The first factor considered in regard to Colorado River abstention is the assumption of jurisdiction over a res. Here, the existence of a res is not easily apparent but does exist and weighs in favor of this Court's deciding not to exercise jurisdiction. Although Weinstock formally asserts an ownership interest in Realty Corp. and Glenwood Estates, Weinstock's substantive concerns lie with the Brooklyn properties and the Yonkers property to which he claims to have been denied sticks in their respective bundles of rights. Furthermore, to the extent that Weinstock contends that he owns 100% of the stock in Realty Corp., Realty Corp. itself is a res at issue. See Tweel v. Frankel, 444 F. Supp. 1071, 1076-77 (S.D.W.Va.1978). Weinstock himself makes conspicuous the disputed ownership of Realty Corp. by naming Realty Corp. as a plaintiff in this action. Because the ownership of Realty Corp. and Glenwood Estates is already before the New York courts in the Kings County action and the New York County action, the first Colorado River factor weighs in favor of this Court's determination to decline jurisdiction.

The second factor, the inconvenience of the federal forum, appears to be neutral in this matter. The third factor, the desirability of avoiding piecemeal litigation, weighs heavily toward dismissing this action, however. In the instant action, the Kings County action, and the New York County action, the alleged transfers to Weinstock and JB Trading of interests in Realty Corp. and Glenwood Estates form the central dispute between the parties. All of Weinstock's causes of action in this matter hinge upon ownership of Realty Corp. and Glenwood Estates; if Weinstock and JB Trading never received an ownership interest in those entities, then this suit fails. As already discussed above, the courts in the Kings County action and the New York County action have found that a genuine issue exists as to the ownership of the entities; each court denied a motion for summary judgment by Weinstock and JB Trading. Moreover, the court in the Kings County action ruled that the issue of whether Weinstock and JB Trading have an ownership interest in Realty Corp. is so fundamental that it dismissed claims against many of the same defendants whom Weinstock now pursues here pending the finding of some such ownership interest. Accordingly, if this Court allows the instant action to proceed, the possibility exists that it will reach a determination as to Weinstock's ownership of Realty Corp. and Glenwood Estates conflicting with the state courts having concurrent jurisdiction.[10]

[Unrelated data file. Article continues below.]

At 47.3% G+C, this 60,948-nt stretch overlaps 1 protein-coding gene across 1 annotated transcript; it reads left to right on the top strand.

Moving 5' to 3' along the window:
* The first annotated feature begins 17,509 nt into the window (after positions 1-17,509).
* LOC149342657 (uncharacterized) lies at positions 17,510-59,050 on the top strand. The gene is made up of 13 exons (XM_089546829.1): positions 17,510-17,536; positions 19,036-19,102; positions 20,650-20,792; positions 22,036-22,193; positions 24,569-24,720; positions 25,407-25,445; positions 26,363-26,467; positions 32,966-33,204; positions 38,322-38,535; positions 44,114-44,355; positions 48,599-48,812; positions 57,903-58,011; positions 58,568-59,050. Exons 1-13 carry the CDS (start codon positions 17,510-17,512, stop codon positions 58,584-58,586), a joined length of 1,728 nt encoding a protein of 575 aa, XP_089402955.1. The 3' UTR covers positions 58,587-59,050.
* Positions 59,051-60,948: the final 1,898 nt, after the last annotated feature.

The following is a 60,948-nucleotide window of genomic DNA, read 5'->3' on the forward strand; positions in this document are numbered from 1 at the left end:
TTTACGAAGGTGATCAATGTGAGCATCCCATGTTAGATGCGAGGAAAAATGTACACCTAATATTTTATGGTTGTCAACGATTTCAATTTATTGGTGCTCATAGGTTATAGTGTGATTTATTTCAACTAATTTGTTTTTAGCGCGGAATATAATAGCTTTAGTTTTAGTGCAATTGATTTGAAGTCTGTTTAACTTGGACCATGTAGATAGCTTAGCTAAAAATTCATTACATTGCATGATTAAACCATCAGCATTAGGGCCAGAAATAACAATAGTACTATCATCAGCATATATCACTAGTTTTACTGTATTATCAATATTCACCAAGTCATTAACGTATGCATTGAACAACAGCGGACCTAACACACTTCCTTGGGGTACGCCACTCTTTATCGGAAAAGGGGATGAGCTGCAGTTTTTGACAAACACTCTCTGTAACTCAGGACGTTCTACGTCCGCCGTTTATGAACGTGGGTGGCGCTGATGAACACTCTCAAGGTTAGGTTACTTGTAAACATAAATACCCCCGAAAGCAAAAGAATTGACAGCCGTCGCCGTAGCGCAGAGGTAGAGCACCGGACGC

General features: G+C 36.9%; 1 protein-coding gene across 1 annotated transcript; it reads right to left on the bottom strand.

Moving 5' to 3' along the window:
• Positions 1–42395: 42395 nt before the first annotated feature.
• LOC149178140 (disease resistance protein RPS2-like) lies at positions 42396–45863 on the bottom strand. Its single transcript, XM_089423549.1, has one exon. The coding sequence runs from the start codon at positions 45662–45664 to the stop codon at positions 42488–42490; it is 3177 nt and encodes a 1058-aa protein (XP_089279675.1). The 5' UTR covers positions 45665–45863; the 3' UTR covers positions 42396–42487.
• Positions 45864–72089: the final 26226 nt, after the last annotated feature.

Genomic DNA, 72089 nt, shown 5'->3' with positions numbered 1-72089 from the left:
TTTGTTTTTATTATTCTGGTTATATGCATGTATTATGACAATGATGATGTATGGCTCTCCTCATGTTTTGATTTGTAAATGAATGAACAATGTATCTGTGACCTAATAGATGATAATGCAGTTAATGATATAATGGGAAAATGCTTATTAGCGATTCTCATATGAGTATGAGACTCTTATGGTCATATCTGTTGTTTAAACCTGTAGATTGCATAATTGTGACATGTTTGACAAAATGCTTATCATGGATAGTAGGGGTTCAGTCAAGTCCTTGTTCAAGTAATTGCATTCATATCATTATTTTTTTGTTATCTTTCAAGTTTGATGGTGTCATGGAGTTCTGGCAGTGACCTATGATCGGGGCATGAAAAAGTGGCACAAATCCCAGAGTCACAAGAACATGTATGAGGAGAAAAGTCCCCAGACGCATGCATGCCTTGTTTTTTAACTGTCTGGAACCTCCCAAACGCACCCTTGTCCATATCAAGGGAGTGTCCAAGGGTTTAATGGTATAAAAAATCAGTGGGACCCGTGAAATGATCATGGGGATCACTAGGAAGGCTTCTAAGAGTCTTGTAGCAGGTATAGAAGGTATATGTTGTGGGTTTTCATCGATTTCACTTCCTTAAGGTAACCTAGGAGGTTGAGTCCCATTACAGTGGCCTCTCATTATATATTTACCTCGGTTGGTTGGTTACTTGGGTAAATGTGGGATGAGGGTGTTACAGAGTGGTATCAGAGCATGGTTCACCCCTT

*132 The fourth Colorado River factor, the order in which jurisdiction was obtained, also favors the dismissal of this action. Simply, Weinstock instituted the instant action years after the underlying factual disputes were already the subject of litigation in the New York courts. Even granting that Weinstock did not actively seek to protect his alleged interests until 1988 because of illness, this suit comes almost five years late. Moreover, by asserting here claims nearly identical to those asserted in the state forums after having received several adverse rulings there, Weinstock appears to have instituted this action as much for tactical reasons as for a genuine interest in obtaining relief. See Moses H. Cone, 103 S. Ct. at 937 n. 20 ("the vexatious or reactive nature of either the federal or the state litigation may influence the decision whether to defer to a parallel state litigation").

Fifth, the Court must consider whether federal or state law provides the rule of decision. Only the five RICO causes of action stated in the amended complaint arise under federal law. In view of the other factors weighing in favor of Colorado River abstention and the predominance of state claims in the amended complaint, this factor does not shift the balance toward retaining jurisdiction. Moreover, this factor has little significance because Weinstock may pursue his RICO claims in state court. See Tafflin v. Levitt, 493 U.S. 455, 110 S. Ct. 792, 107 L. Ed. 2d 887 (1990) (state courts have concurrent jurisdiction over civil RICO actions); Nakash v. Marciano, 882 F.2d 1411, 1416 (9th Cir.1989) (exercising Colorado River abstention where RICO claims exist). In addition, the sixth factor, whether state court proceedings will adequately protect Weinstock's rights, is also satisfied because he can assert his RICO claims in state court. Lawrence v. Cohn, 778 F. Supp. 678, 686 (S.D.N.Y.1991).